If you’ve ever traveled along Highways 45 and 45D in Guanajuato in spring, you’ve no doubt realized from the number of vendors alongside the road that this is strawberry country.
In March, the city of Irapuato has not one, but two multi-day events dedicated to the crop.
The first, called the Festival de la Fresa (Strawberry Festival), is held from March 6 to 8. A free strawberry-and-cream tasting at Plaza Miguel Hidalgo will kick off the event at 4:00 p.m. Friday.
Tours to a local strawberry farm will be offered at 9:00 a.m. on both Saturday and Sunday. The rest of the weekend is filled with such events as jam and dessert-making workshops, concerts by pop and traditional bands and the traditional Dance of the Toritos, most of which will take place at the city’s main square.
The complete program for Irapuato’s strawberry fest can be found on its website (in Spanish).
The other event is officially called the Feria de Irapuato, though it’s better known as the Feria de las Fresas (Strawberry Fair). The primary focus of the fair, scheduled from March 13 to 29, is a concert program (in Spanish) by nationally known acts including Gloria Trevi, Sonora Santanera and Bronco.
There will also be lucha libre bouts, a gastronomy pavilion, amusement rides, handicraft and livestock shows and all kinds of cultural and sports events. This year’s fair seeks to break the world’s record for the largest batch of strawberry jam.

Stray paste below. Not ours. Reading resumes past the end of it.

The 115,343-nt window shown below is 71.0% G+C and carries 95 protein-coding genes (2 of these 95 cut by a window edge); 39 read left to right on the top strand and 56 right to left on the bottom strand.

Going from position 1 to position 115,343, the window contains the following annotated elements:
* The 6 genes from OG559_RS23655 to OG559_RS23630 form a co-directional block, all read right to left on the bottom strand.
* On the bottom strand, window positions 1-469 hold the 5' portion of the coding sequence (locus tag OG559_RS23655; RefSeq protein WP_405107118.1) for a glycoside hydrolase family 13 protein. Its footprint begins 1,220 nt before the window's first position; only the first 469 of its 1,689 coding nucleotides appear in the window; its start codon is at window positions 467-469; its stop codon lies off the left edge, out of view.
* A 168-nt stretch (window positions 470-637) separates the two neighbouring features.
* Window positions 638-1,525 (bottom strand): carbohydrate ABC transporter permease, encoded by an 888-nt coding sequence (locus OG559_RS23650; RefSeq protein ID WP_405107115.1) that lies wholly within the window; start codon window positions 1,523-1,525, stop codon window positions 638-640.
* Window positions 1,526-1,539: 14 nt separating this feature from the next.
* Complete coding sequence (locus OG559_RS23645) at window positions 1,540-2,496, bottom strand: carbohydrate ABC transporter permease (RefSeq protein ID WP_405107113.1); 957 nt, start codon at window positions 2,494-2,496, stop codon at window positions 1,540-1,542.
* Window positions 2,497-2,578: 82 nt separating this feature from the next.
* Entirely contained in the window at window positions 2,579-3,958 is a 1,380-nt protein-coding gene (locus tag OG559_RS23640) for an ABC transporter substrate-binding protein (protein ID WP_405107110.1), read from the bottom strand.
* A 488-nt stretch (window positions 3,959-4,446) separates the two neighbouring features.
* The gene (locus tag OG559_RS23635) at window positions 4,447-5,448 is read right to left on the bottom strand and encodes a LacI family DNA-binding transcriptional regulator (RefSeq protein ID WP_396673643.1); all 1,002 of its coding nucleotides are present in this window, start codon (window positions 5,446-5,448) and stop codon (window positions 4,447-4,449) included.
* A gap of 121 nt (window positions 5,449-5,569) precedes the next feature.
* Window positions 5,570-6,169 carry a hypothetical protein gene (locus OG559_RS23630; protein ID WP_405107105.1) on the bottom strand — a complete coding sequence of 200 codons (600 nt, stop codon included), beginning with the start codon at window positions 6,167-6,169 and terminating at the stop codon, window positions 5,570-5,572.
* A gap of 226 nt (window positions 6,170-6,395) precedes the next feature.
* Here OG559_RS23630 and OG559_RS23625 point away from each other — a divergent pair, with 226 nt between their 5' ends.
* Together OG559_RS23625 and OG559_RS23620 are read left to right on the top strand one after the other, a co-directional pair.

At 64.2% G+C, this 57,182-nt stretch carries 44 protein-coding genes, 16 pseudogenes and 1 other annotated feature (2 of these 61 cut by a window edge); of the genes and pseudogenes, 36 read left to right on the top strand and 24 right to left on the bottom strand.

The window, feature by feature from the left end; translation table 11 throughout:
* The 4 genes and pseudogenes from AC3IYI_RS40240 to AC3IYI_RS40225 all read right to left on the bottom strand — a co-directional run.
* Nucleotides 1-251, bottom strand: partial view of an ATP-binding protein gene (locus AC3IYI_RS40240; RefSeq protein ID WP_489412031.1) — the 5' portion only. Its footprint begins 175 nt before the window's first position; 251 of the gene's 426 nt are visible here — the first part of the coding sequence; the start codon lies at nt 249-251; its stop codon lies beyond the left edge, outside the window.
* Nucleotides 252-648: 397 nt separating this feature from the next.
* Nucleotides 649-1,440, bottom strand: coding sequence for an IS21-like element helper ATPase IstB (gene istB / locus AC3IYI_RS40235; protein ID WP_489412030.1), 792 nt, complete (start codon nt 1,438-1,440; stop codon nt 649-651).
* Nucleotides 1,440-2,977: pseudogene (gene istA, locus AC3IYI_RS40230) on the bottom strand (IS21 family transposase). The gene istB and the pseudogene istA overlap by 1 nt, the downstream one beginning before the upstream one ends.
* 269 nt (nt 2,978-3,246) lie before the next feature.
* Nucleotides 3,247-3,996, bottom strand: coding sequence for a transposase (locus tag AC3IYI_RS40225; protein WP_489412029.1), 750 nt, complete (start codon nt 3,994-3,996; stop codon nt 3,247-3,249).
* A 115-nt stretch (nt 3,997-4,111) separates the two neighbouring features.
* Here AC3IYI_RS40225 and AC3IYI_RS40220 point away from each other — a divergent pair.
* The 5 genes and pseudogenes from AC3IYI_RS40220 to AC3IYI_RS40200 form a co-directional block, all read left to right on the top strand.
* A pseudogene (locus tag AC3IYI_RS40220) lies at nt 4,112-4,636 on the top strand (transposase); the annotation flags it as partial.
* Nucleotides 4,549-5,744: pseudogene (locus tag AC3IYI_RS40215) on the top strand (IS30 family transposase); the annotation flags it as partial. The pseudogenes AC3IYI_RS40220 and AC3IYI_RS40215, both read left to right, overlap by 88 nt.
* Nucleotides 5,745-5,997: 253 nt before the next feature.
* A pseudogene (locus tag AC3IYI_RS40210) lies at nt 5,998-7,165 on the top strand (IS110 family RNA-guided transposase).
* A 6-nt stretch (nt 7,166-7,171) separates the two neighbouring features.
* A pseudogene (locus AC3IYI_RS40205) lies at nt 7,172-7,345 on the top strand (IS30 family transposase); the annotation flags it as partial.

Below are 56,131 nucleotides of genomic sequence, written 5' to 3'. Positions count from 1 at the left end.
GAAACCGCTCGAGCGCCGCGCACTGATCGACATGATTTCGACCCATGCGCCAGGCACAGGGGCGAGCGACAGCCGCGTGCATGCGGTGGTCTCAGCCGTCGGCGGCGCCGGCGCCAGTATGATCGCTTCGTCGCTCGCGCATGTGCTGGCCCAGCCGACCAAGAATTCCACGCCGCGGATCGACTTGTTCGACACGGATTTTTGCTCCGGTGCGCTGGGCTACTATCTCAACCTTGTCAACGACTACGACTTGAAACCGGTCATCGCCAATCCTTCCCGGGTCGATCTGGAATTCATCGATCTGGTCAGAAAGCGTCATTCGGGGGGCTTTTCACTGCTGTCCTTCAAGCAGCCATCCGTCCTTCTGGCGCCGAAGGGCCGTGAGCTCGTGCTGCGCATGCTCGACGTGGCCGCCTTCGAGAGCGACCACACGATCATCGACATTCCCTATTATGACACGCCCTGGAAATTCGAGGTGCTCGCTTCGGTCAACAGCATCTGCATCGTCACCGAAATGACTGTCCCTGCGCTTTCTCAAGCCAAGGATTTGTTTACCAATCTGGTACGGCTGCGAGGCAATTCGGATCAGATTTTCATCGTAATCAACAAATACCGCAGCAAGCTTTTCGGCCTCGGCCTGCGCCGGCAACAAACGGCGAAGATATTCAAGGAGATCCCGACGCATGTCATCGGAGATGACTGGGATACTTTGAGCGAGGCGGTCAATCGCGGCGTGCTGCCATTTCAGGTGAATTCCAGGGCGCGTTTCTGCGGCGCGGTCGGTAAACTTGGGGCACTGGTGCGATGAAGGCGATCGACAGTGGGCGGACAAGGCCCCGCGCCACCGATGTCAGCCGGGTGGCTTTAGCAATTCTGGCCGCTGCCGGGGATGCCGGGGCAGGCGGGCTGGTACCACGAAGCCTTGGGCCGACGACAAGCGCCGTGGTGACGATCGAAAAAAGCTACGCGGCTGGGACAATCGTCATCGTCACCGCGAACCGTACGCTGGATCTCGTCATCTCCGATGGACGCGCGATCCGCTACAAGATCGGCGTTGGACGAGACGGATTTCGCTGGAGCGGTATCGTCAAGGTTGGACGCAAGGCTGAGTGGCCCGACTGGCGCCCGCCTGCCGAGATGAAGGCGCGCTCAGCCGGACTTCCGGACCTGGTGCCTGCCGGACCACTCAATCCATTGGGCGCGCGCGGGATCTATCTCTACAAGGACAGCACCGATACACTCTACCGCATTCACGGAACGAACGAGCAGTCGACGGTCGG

Though it used to be held in June, the Feria de Irapuato has been moved to March to coincide with the 473rd anniversary of the city’s founding, as well as the fact that fields are in high production at that time.
Although strawberries are grown in much of the Bajío region, Irapuato has a particular reputation for the fruit, calling itself the World Capital of Strawberries. The crop was introduced to the area over 165 years ago by Nicolás Tejeda, who planted them in what is now the Santa Julia neighborhood. He sold his harvest in the form of ice cream, which gradually became popular in the city.
Major production started when a train station was built in Irapuato in 1960, allowing for shipping to much of Mexico and establishing the area’s reputation for sweet strawberries. The industry was nearly wiped out in the 1980s when the misapplication of fertilizer contaminated soils, forcing farmers to halt production for years. It did not truly rebound until the 2000s.
Although Irapuato is the country’s sixth largest producer of strawberries (Zamora is No. 1), those from here are considered to be of especially high quality and are regularly exported to the United States, Japan and several countries in Europe.